Bash - I was going to put bash here, since sometimes that is the best way to deal with a certain class of user, however when I typed “bash Fred” the response was “No such file or directory”, which is damn stupid if you ask me. Firstly, I know where Fred lives, so don’t need to look him up in the telephone directory. Secondly what’s with the “file” business? If I’m going to bash somebody it will be with a large hammer of some kind, or a club. I would have no intention of giving them a manicure.

    Norton Antivirus - All computers need a virus scanner, and anybody who tells you otherwise is a nasty haxzour trying to steal all of your sauerkraut. Please refer here for an example of how to deal with such an individual.

    /dev/null - Ok, so this is not a piece of software, but a device, however /dev/null definitely deserves a place here because it provides a source of unlimited storage. For example typing “mv ~ /dev/null” will free up a whole lot of space on your home partition. And the good thing is you can just keep putting stuff in /dev/null and it will never fill up. (warning: Do not try this at home - only trained administrators such as myself should attempt to harness the incredible power that is /dev/null)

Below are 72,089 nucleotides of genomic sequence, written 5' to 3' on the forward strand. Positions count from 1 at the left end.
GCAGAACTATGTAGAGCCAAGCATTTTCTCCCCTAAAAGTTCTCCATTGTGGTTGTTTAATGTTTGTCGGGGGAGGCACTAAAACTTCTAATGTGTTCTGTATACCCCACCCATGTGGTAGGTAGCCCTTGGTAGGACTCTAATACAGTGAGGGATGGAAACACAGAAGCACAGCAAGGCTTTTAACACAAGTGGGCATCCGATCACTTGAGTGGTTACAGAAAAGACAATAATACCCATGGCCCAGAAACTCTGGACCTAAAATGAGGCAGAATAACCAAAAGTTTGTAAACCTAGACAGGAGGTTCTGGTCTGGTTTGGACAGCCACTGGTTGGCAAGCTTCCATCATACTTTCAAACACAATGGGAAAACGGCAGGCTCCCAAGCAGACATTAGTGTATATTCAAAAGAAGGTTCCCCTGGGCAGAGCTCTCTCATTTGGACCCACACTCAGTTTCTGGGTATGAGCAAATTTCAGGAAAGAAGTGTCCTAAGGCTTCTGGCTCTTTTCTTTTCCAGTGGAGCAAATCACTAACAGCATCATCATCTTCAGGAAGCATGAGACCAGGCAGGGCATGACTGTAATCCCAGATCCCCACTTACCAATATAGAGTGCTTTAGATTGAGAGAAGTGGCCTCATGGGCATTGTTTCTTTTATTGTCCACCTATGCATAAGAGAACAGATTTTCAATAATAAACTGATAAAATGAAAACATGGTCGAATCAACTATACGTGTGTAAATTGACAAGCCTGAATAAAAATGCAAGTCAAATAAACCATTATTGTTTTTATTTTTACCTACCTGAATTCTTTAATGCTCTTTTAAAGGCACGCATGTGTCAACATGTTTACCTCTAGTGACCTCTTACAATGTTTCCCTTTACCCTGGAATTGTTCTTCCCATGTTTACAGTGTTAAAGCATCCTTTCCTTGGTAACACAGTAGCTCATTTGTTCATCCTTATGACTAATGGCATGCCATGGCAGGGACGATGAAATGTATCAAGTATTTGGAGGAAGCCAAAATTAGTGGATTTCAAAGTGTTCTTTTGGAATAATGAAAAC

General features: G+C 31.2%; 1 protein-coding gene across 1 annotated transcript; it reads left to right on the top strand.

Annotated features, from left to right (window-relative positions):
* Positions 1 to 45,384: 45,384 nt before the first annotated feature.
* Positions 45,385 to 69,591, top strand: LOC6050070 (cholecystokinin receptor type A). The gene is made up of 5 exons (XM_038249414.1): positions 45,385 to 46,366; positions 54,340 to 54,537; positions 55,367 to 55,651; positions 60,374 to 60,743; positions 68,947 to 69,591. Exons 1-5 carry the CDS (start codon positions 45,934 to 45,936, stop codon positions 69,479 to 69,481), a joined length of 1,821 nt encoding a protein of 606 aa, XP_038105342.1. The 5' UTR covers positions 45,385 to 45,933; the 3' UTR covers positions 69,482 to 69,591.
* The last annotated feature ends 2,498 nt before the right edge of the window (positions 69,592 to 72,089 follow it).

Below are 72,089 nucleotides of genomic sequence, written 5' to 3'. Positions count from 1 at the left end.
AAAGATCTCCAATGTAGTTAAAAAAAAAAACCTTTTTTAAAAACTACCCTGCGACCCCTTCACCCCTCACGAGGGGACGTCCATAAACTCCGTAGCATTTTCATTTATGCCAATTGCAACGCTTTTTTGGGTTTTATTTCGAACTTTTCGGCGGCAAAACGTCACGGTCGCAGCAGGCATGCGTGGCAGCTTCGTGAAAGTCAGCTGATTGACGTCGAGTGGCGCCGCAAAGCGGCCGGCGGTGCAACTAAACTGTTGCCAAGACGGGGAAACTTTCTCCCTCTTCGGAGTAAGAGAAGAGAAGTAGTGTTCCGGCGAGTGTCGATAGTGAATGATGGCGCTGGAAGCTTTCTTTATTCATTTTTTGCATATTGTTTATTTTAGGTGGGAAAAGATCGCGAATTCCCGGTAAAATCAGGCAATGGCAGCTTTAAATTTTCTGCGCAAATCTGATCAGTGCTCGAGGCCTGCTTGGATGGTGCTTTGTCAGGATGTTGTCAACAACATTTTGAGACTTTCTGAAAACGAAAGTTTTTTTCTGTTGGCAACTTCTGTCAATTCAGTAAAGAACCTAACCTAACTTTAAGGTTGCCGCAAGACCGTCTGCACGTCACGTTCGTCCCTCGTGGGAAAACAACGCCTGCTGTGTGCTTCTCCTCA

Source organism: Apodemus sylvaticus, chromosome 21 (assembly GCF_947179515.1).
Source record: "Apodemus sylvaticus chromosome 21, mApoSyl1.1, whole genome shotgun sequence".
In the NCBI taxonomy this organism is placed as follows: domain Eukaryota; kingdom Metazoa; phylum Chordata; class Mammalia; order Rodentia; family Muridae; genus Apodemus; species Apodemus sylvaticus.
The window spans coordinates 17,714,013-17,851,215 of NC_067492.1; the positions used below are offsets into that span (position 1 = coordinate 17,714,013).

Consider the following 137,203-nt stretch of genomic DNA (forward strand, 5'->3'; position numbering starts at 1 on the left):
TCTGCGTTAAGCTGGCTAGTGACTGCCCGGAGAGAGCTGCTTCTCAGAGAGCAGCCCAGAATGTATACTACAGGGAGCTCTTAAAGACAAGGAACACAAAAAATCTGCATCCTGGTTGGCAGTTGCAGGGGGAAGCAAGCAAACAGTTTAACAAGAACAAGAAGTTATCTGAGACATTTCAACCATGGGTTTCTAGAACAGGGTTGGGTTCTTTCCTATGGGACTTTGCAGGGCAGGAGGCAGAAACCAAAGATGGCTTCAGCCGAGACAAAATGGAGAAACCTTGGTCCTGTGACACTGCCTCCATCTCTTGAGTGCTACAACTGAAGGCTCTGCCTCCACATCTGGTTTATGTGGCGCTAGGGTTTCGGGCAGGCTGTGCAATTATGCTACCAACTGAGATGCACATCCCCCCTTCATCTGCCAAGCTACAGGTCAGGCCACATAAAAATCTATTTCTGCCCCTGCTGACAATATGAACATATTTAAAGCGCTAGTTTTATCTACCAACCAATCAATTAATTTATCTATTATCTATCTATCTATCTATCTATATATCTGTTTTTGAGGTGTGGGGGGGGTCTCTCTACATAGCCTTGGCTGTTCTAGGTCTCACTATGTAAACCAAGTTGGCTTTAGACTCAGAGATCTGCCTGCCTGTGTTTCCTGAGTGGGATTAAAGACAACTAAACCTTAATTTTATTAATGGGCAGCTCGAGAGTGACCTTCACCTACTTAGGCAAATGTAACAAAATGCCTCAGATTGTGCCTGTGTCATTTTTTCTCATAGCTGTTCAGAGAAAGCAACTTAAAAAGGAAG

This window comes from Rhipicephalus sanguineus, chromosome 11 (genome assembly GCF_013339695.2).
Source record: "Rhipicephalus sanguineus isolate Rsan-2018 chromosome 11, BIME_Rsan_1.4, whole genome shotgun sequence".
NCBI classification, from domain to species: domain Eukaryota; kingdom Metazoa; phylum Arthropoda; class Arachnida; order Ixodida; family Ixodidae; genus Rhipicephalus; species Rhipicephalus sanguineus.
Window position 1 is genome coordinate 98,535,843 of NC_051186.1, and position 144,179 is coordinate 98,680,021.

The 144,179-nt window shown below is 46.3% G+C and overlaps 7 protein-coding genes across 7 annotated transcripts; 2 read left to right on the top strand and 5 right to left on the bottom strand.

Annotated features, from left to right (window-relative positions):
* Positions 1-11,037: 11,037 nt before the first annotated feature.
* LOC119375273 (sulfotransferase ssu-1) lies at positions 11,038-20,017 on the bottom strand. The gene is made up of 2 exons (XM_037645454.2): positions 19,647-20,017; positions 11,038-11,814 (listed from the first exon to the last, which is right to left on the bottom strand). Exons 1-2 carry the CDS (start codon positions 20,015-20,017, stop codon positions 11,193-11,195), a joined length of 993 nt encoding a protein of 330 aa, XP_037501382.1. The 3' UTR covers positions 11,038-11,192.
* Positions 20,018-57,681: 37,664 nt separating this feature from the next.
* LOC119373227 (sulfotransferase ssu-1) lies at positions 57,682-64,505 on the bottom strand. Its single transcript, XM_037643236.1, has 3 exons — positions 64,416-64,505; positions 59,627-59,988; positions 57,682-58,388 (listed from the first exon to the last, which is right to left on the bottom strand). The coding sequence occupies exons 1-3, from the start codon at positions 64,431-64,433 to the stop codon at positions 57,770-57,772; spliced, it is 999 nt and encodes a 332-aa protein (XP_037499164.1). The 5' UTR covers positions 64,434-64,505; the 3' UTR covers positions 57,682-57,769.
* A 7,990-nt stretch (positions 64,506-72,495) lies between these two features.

The Gimp - This is a fantastic image editor. You can use The Gimp to make money. Just don’t get caught.

    Ted’s Famous Spyware CD - This is an excellent resource for spyware, and remember spyware is an extremely vital tool for any administrator needing an excuse to spend money on new hardware. Just stick Ted’s CD in the drive, and let autorun take care of the rest. Before you know it you’ll have some of the best spyware and adware in the business silently installed on every computer on your network. Watch the system slow to 286 speed. Watch the Pointy Haired Boss authorize massive expenditure to replace the “ancient” systems you bought last year. Watch the PHB protest loudly as he is dragged away by the cops for operating a counterfeit ring. See the sysadmin buy the “old” hardware for next to nothing and make a tidy profit on ebay.

    Wipe - To remove evidence of aforementioned activities.

  • Henry’s Windows XP Linux review